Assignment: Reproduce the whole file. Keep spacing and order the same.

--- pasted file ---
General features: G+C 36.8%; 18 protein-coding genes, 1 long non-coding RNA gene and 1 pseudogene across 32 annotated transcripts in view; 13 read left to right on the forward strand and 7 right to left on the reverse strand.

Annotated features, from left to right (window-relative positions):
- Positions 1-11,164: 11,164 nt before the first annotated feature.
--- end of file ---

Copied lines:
General features: G+C 36.8%; 18 protein-coding genes, 1 long non-coding RNA gene and 1 pseudogene across 32 annotated transcripts in view; 13 read left to right on the forward strand and 7 right to left on the reverse strand.

Annotated features, from left to right (window-relative positions):
- Positions 1-11,164: 11,164 nt before the first annotated feature.